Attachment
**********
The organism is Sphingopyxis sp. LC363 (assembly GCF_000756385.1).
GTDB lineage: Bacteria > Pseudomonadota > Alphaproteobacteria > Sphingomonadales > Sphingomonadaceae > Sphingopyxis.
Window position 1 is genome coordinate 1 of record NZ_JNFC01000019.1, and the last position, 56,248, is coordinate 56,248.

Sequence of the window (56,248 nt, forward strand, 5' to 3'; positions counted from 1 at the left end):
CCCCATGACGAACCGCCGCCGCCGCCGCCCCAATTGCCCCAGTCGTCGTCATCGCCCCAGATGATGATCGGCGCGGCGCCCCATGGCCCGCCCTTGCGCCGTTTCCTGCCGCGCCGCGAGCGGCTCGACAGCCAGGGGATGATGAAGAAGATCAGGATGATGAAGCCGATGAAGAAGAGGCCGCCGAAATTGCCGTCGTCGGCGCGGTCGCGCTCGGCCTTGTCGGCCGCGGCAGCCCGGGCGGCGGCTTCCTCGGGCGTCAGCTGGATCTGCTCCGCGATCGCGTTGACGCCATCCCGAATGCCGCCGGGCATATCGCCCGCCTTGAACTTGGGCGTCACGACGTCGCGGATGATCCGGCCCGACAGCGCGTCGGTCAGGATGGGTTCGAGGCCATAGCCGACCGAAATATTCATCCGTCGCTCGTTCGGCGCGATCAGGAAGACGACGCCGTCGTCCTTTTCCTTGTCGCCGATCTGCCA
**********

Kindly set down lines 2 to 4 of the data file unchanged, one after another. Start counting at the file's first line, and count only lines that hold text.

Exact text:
GTDB lineage: Bacteria > Pseudomonadota > Alphaproteobacteria > Sphingomonadales > Sphingomonadaceae > Sphingopyxis.
Window position 1 is genome coordinate 1 of record NZ_JNFC01000019.1, and the last position, 56,248, is coordinate 56,248.

Sequence of the window (56,248 nt, forward strand, 5' to 3'; positions counted from 1 at the left end):